NCPA - National Center for Policy Analysis


April 1, 2010

Green power advocates in the United States are pushing for a European-style subsidy scheme in which homeowners or businesses that install solar panels or windmills can sell their excess power back to the grid at inflated prices.  Utilities in Europe are required by the state to pay above-market rates for this environmentally friendly power, says Reason Magazine. 

These so-called feed-in tariffs were first devised in Germany in the early 1990s and have been adopted by nearly 20 other countries as a way to boost renewable energy production.  As the result of its feed-in tariff scheme, Germany has the world's second-largest installed wind capacity--behind the United States--and the largest installed solar photovoltaic capacity in the world.  However, a recent report by the independent German economics think tank, RWI, found: 

  • The solar electricity feed-in tariff of 59 cents per kilowatt-hour in 2009 is more than eight times higher than the wholesale electricity price and more than four times the feed-in tariff paid for electricity produced by on-shore wind turbines.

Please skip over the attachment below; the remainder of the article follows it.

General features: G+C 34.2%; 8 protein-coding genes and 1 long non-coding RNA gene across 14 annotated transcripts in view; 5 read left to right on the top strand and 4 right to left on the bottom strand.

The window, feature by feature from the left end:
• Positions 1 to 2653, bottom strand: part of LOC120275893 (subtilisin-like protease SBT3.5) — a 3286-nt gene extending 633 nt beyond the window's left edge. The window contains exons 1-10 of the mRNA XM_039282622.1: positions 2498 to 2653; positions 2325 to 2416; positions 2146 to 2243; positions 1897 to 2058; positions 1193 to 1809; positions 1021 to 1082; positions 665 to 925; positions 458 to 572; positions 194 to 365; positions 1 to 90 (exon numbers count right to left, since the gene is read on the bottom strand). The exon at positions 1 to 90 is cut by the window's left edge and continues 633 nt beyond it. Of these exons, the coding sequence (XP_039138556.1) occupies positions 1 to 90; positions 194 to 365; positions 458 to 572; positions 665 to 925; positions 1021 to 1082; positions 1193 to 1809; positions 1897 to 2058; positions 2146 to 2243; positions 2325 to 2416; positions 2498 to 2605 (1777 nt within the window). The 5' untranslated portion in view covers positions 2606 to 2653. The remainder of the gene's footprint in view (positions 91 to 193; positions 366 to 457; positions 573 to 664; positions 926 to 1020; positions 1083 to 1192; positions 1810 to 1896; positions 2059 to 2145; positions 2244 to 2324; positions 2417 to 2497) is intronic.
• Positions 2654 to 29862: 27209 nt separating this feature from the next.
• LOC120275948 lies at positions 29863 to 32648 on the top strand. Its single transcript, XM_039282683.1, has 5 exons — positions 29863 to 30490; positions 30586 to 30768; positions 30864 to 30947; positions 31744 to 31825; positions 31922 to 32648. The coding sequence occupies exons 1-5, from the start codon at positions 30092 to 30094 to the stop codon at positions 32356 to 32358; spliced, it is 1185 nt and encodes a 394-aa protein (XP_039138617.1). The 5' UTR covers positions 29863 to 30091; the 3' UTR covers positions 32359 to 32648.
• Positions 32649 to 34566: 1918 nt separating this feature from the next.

• The report noted, "Installed capacity is not the same as production or contribution." In 2008, 6.3 percent of Germany's electricity production was from wind, followed by 3.6 percent from biomass and 3.1 percent from water.
  • Meanwhile, the report notes, "The amount of electricity produced through solar energy was a negligible 0.6 percent despite being the most subsidized renewable energy, with a net cost of about €8.4 billion (US $12.4 billion) for 2008."  

German consumers foot that bill: 

  • In 2008, the price mark-up due to green energy subsidies amounted to 7.5 percent of average household electricity prices. Keep in mind that German residential electricity prices are already high at about 30 cents per kilowatt-hour.
  • The average American pays about 12 cents per kilowatt-hour. 

Several European countries have decided to cut back on feed-in tariffs, says Reason.  The irony is that American states and municipalities appear to be adopting this failed renewable energy strategy just as the Europeans who invented it are scaling it back, says Reason.

Source: Ronald Bailey, "Overpaying for Green Power," Reason Magazine, May 2010. 

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